0

Full Content is available to subscribers

Subscribe/Learn More  >

Sustainability in Track: A Precondition for High Speed Traffic

[+] Author Affiliations
Peter Veit

Graz University of Technology, Graz, Austria

Stefan Marschnig

LCC Rail Consult, Graz, Austria

Paper No. JRC2010-36225, pp. 349-355; 7 pages
doi:10.1115/JRC2010-36225
From:
  • 2010 Joint Rail Conference
  • 2010 Joint Rail Conference, Volume 2
  • Urbana, Illinois, USA, April 27–29, 2010
  • Conference Sponsors: Rail Transportation Division
  • ISBN: 978-0-7918-4907-1 | eISBN: 978-0-7918-3867-9
  • Copyright © 2010 by ASME

abstract

Research and development concerning railways aim to either increase speed for passenger transport systems or to allow higher axle loads. Developments in the last decades show a big success, in heavy haul as well as in high speed operation. While track was practically destroyed by the high speed record run of 1955 (331 km/h respectively 205 mph) the high speed record 2007 with 574.8 km/h (360 mph) did not cause any track problems. In this time period track could be developed towards higher stability and preciseness due to the implementation of mechanized maintenance and the subsequent implementation of heavier track structures.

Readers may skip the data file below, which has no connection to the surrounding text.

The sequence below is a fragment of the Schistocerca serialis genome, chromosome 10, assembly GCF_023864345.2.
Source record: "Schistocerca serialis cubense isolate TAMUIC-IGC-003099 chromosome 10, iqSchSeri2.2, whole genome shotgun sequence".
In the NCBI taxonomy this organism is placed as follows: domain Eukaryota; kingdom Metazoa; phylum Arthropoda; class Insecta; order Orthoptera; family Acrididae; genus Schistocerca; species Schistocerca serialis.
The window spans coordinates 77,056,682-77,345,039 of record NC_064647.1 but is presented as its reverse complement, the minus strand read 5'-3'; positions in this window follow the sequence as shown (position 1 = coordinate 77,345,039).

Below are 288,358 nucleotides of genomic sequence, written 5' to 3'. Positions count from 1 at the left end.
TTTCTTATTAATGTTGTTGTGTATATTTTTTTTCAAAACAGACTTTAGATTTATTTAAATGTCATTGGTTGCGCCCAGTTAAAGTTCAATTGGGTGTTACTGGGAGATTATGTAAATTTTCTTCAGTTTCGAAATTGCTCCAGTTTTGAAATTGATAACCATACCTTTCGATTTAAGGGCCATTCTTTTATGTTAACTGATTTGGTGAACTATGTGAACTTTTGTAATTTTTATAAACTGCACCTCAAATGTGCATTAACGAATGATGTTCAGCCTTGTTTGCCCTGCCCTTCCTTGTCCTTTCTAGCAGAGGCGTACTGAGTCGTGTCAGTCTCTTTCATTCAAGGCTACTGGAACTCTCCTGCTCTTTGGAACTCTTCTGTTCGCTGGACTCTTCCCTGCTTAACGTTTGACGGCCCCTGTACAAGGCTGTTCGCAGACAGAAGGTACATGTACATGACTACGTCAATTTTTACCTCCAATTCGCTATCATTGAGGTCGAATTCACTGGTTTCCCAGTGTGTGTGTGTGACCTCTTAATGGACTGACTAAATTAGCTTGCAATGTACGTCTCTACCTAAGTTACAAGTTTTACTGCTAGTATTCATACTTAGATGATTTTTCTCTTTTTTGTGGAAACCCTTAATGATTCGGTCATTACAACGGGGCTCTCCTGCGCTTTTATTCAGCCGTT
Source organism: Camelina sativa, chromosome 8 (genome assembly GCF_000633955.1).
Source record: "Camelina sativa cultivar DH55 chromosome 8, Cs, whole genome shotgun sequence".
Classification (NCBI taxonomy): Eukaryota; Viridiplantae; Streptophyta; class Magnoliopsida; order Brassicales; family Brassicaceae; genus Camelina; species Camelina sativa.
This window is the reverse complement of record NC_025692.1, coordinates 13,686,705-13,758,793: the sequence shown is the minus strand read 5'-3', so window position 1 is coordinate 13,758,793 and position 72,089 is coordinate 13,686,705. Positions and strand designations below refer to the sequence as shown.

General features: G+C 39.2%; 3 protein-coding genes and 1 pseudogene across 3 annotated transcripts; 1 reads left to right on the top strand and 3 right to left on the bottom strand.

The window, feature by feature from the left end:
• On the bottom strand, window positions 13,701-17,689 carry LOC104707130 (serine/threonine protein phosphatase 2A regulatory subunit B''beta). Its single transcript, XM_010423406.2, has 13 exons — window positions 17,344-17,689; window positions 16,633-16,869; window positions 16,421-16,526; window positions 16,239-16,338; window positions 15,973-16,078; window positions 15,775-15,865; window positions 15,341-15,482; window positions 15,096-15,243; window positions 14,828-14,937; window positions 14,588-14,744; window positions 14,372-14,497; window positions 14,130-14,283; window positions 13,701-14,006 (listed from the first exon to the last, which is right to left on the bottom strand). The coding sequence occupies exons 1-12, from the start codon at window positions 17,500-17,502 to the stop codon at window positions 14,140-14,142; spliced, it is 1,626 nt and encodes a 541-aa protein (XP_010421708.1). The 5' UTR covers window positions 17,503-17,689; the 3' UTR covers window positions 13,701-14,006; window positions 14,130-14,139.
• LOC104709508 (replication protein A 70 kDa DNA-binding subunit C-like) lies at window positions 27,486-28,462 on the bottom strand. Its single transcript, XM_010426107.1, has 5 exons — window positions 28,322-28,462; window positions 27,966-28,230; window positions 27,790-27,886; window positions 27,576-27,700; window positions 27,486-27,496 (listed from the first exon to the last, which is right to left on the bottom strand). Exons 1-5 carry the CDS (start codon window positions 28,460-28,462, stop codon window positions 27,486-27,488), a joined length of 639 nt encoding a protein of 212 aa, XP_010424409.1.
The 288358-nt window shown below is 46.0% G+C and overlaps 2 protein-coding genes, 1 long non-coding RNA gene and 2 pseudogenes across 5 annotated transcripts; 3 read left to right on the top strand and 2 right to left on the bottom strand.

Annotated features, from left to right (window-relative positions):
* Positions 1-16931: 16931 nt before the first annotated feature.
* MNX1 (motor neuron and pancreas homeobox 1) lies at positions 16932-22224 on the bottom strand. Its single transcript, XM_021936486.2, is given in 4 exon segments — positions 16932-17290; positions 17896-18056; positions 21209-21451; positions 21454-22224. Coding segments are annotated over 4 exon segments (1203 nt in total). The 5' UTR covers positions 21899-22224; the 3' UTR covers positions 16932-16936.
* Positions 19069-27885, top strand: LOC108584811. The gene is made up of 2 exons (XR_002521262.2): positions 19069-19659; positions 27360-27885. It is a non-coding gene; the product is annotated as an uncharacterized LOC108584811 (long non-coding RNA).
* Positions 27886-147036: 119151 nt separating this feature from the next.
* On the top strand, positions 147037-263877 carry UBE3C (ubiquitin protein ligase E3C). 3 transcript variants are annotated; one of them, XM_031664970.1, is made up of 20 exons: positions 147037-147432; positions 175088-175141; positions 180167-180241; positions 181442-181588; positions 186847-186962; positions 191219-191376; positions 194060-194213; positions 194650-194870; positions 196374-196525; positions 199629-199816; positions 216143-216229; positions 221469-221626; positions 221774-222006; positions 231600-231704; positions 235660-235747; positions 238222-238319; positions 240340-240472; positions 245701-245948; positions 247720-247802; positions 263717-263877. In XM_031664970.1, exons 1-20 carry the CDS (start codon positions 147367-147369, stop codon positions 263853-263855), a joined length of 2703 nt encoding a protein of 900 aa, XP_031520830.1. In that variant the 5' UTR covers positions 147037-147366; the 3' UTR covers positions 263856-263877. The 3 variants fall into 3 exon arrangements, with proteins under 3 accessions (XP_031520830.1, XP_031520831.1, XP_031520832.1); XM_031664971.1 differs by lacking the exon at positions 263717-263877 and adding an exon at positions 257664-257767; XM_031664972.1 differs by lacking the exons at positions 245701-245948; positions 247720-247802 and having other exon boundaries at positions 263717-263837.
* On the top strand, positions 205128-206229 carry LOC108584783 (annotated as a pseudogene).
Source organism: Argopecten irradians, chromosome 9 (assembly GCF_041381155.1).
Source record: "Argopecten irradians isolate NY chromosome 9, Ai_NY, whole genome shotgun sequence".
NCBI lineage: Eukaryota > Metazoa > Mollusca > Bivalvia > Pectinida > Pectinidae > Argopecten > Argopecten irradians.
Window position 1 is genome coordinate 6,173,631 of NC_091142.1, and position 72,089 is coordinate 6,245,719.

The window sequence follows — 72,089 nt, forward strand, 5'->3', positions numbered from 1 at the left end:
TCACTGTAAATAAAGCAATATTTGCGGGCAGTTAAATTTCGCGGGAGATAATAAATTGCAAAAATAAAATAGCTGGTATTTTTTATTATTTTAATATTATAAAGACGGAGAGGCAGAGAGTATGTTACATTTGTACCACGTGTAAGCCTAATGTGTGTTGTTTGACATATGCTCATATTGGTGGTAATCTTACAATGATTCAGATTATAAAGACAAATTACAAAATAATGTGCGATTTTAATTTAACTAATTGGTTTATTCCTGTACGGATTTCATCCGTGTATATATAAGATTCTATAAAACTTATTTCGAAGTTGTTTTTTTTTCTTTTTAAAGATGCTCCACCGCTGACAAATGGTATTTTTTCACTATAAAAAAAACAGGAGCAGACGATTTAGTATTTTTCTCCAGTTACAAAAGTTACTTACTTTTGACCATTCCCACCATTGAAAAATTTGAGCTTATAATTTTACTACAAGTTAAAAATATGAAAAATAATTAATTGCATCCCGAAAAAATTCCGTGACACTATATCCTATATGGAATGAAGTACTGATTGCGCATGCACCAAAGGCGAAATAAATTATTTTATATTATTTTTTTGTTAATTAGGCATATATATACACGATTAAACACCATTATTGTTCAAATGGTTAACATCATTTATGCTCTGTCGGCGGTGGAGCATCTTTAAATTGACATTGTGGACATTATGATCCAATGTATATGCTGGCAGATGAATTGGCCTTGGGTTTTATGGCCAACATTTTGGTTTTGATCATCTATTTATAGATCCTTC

Copyright © 2010 by ASME

Figures

Tables

Interactive Graphics

Video

Country-Specific Mortality and Growth Failure in Infancy and Yound Children and Association With Material Stature

Use interactive graphics and maps to view and sort country-specific infant and early dhildhood mortality and growth failure data and their association with maternal

NOTE:
Citing articles are presented as examples only. In non-demo SCM6 implementation, integration with CrossRef’s "Cited By" API will populate this tab (http://www.crossref.org/citedby.html).

Some tools below are only available to our subscribers or users with an online account.

Related Content

Customize your page view by dragging and repositioning the boxes below.

Related eBook Content
Topic Collections

Sorry! You do not have access to this content. For assistance or to subscribe, please contact us:

  • TELEPHONE: 1-800-843-2763 (Toll-free in the USA)
  • EMAIL: asmedigitalcollection@asme.org
Sign In